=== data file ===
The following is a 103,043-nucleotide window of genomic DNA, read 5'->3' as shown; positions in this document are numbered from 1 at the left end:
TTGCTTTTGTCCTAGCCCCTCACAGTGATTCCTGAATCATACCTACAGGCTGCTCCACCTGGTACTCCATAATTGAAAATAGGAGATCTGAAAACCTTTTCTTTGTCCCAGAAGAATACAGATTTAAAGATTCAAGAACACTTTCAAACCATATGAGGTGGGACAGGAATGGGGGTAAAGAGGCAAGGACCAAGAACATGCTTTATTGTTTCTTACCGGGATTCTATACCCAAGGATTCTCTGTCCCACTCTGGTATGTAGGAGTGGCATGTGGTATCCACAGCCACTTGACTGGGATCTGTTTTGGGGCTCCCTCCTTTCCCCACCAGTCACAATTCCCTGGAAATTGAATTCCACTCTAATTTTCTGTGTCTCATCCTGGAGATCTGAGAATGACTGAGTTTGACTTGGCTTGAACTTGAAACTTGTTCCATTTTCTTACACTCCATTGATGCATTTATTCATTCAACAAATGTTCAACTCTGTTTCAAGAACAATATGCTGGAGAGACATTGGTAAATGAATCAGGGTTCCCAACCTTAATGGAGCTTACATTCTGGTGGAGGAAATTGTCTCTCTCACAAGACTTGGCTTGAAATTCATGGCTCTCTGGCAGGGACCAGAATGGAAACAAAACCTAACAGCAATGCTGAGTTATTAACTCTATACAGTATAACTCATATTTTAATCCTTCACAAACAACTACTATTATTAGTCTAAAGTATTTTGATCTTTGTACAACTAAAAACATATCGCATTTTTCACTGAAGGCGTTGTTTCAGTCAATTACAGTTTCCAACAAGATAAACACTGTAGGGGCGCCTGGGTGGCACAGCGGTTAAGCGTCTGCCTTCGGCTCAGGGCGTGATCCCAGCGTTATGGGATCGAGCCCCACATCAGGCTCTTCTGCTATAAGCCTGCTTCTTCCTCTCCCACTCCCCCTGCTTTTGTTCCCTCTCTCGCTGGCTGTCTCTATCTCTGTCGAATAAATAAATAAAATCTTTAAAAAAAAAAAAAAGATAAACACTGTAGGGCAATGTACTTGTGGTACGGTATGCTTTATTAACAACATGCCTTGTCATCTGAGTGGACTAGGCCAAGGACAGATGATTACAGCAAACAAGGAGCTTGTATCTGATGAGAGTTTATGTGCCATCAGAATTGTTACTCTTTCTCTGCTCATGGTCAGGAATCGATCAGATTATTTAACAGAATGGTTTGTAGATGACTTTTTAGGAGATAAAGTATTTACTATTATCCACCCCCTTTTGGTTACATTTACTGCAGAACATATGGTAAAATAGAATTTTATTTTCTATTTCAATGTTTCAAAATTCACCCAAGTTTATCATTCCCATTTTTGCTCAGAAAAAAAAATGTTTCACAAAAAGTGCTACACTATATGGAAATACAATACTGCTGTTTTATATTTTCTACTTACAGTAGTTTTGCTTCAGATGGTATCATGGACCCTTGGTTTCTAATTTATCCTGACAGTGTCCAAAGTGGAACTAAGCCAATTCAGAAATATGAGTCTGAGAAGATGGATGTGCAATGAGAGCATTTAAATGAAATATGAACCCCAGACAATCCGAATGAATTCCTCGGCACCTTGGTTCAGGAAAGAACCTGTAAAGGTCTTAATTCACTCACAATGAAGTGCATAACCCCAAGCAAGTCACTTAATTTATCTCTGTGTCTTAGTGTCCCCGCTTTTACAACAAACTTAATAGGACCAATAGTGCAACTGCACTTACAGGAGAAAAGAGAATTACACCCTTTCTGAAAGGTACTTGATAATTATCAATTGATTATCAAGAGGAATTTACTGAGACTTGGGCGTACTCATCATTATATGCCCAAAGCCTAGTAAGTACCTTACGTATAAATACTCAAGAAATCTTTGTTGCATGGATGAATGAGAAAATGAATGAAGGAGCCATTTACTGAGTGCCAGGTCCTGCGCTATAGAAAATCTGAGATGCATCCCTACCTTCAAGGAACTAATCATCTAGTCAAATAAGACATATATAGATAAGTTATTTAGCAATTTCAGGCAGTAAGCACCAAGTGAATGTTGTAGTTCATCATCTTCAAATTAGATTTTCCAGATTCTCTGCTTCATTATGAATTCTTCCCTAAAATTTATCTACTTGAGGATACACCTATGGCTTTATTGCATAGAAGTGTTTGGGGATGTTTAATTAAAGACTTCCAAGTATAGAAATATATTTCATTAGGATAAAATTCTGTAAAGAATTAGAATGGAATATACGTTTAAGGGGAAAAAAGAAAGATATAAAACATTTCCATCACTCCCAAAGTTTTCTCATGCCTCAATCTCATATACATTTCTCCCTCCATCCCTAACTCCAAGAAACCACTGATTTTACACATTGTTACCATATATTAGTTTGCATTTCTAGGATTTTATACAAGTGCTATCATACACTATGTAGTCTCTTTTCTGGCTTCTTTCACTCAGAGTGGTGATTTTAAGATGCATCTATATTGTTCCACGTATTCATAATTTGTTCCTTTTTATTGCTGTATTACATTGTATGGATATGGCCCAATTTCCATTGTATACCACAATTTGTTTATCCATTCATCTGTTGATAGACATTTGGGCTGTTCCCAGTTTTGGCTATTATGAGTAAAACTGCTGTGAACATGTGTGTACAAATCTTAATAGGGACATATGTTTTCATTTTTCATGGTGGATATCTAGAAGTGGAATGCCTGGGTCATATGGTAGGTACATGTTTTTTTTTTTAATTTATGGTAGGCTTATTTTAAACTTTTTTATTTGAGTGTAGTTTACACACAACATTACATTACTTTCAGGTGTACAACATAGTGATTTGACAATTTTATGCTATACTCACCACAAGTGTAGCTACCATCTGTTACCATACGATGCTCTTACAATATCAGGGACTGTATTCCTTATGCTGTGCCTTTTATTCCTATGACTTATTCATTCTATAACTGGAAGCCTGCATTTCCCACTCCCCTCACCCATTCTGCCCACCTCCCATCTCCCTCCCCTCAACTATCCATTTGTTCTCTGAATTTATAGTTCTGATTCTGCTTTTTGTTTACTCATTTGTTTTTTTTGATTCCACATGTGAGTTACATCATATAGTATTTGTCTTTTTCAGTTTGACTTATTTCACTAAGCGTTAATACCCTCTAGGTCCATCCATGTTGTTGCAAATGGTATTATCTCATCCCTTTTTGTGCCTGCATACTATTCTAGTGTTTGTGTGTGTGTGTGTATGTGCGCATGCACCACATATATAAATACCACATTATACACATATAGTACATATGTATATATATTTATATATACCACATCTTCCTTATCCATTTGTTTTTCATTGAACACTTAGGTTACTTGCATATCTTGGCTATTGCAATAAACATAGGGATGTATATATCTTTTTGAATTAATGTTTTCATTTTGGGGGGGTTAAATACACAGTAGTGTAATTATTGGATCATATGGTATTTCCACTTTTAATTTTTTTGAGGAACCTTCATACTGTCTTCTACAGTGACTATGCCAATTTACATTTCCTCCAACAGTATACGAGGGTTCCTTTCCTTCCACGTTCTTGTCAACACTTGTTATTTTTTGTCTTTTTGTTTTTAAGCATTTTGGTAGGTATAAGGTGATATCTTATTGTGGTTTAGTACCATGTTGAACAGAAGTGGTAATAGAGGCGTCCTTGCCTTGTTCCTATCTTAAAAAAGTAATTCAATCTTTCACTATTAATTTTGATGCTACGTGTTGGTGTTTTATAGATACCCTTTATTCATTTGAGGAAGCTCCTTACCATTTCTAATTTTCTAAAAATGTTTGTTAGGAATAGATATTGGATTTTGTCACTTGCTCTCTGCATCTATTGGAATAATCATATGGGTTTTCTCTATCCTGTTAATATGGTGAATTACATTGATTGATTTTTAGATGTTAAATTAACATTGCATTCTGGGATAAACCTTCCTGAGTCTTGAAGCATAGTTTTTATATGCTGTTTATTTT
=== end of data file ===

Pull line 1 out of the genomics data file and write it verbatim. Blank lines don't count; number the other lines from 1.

The following is a 103,043-nucleotide window of genomic DNA, read 5'->3' as shown; positions in this document are numbered from 1 at the left end: